Example 9

45 g of a commercially available printing ink based on nitrocellulose from Hartmann, Frankfurt, were admixed with 19.5 g of pigment preparation from Example 1, Example 2 or Example 3. Ethyl acetate/ethanol was used to set 18 sec DIN 4 cup.

Example 10

Settling and Redispersing Experiments According to Example 7

______________________________________  Sediment volume (ml)                    Penetration  after standing time (h)                    depth/  1    5      24      4    40   sediment height  days              (mm/mm)______________________________________Example 8    49     40     24    24.2 20   54*/54(Iriodin 100)Example 1    4.8    40.2   35.2  34   29    78/78Example 8    49.8   40     20.5  20.8 16    25/43(Iriodin 300)Example 1    48     48     26    25.5 23.2 62*/62Example 8    48.5   41.5   23.5  23.8 19   51*/51(Iriodin 500)Example 1    49.5   46.5   31    28   25.8  69/69______________________________________ *The mandrel descends slowly to the bottom.

The intaglio handprinted samples with all three printing inks containing the Iriodin preparation were as brilliant as the comparative samples.

Example 11

45 g at a time of a nitrocellulose blend (consisting of 9.62% of nitrocellulose, 3.85% of hard resin and 86.53% of ethanol; solids content=13.46%) were admixed a little at a time with 15 g of Iriodin 225 or 19.5 g of preparation 4a), or 17.3 g of preparation 4b), or 16.1 g of preparation 4c), by stirring with a blade stirrer. 1-Methoxy-2-propanol was used to set 16 sec DIN 4 cup.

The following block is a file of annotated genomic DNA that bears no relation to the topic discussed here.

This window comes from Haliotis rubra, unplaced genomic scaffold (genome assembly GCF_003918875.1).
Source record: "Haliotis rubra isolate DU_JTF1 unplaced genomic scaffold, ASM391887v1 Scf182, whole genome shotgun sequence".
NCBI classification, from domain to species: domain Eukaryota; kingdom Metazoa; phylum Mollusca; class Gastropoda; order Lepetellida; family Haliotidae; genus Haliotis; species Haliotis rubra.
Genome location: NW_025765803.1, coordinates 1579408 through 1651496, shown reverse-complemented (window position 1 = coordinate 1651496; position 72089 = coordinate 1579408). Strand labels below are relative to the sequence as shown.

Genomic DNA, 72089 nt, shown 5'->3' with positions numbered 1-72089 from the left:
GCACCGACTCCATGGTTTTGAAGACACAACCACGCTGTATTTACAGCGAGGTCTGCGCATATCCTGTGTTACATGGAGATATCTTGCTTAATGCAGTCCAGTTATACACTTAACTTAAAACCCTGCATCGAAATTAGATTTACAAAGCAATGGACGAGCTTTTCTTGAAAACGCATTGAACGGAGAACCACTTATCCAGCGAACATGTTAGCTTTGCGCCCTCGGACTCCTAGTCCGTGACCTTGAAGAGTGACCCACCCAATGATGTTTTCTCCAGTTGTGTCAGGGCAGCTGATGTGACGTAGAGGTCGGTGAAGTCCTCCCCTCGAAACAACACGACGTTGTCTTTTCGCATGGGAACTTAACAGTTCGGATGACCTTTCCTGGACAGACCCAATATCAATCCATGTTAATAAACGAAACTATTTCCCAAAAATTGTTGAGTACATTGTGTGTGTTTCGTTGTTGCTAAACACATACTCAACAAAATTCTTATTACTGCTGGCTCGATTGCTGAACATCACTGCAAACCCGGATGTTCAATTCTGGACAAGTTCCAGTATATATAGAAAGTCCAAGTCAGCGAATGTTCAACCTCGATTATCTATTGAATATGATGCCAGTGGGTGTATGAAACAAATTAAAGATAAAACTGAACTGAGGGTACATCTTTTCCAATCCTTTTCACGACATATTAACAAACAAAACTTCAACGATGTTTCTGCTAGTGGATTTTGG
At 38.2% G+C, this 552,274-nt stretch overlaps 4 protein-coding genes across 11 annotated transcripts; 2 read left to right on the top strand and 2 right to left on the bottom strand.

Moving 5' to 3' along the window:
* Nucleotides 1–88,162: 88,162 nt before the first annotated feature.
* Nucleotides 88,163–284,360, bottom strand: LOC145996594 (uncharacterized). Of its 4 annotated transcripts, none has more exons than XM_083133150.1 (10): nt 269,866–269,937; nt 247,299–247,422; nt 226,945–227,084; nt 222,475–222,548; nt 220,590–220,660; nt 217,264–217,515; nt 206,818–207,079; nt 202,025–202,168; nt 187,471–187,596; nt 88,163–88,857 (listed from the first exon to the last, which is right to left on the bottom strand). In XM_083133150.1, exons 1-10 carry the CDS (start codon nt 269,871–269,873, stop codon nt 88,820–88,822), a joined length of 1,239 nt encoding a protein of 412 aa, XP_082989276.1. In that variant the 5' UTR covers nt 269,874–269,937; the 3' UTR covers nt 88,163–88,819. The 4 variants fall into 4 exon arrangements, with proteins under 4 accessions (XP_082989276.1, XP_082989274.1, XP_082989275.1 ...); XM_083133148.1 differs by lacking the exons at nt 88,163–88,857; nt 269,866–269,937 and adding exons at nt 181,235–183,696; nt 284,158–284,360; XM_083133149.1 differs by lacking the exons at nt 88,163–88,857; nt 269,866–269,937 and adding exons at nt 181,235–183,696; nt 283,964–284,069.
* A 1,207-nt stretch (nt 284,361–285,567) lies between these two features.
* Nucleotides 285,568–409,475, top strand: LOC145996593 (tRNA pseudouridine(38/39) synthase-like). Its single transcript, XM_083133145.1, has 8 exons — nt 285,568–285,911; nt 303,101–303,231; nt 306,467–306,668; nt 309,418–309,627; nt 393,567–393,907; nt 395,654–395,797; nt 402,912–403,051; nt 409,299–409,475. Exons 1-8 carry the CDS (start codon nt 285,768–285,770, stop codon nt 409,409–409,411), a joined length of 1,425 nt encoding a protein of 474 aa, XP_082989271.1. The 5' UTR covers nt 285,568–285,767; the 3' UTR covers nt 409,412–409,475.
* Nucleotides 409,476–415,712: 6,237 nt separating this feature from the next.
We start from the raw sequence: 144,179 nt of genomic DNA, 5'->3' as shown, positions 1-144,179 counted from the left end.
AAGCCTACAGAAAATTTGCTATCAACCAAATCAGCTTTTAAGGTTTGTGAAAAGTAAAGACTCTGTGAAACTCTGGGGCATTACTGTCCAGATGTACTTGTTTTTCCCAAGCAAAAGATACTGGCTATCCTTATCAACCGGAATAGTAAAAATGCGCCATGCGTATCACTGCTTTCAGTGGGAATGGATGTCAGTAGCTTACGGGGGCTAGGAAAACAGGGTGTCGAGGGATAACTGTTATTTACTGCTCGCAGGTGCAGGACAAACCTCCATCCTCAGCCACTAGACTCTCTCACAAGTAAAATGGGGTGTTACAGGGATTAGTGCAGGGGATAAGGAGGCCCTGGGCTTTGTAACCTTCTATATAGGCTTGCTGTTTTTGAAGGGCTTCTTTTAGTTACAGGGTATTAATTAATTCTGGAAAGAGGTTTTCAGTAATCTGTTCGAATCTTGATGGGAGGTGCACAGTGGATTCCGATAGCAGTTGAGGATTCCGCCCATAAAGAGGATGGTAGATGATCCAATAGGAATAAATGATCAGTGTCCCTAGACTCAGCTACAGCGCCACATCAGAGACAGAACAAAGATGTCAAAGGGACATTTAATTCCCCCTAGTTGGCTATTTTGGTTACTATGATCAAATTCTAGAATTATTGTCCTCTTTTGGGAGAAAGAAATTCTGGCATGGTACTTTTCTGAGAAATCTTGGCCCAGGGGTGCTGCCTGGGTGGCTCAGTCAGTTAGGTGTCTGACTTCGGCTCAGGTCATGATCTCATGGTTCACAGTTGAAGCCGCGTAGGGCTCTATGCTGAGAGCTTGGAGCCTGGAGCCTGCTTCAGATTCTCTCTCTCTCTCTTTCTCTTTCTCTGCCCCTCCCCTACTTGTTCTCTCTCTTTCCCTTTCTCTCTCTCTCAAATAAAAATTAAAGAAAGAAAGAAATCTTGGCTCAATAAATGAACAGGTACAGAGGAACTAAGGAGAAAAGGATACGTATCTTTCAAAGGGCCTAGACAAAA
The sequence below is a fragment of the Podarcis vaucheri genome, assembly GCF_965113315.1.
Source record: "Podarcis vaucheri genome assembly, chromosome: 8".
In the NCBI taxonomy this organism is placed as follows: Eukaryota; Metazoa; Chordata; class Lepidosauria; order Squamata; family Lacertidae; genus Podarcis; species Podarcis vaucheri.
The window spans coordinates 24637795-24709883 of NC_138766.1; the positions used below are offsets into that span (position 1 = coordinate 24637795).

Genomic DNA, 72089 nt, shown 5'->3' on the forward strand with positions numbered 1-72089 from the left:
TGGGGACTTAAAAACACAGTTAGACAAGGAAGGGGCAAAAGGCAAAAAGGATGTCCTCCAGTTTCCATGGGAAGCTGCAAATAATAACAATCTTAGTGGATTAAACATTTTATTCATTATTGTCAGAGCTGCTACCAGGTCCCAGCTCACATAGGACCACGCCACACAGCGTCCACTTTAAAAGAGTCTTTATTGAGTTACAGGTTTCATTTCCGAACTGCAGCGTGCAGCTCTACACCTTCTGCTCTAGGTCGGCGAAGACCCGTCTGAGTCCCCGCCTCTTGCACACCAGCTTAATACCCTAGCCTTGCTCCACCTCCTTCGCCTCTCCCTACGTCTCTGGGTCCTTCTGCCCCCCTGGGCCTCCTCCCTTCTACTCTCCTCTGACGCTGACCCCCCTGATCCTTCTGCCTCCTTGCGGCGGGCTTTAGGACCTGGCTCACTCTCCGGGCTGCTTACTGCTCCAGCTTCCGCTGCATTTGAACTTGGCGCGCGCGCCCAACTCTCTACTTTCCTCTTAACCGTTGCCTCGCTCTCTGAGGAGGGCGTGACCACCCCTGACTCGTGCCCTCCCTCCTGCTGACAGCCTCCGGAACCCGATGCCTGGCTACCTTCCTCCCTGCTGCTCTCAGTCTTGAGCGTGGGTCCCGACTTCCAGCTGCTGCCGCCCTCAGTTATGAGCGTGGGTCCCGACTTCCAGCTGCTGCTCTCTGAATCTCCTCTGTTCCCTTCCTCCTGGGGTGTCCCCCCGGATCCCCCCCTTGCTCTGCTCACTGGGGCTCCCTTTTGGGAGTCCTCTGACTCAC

Example 12

Settling and redispersing experiments according to Example 7

              TABLE______________________________________  Sediment volume (ml)                    Penetration  after standing time (h)                    depth/  2    8      24      4    8    sediment heightExample 11    days                (mm/mm)______________________________________Iriodin 225    45     30     10    10   10    7/27Preparation    40     18     11    11   11    8/292.5% of modi-fying agentPreparation    40     15     14    14   14   37/375% of modi-fying agentPreparation    41.8   24     20    20   20   53/5310% of modi-fying agent:______________________________________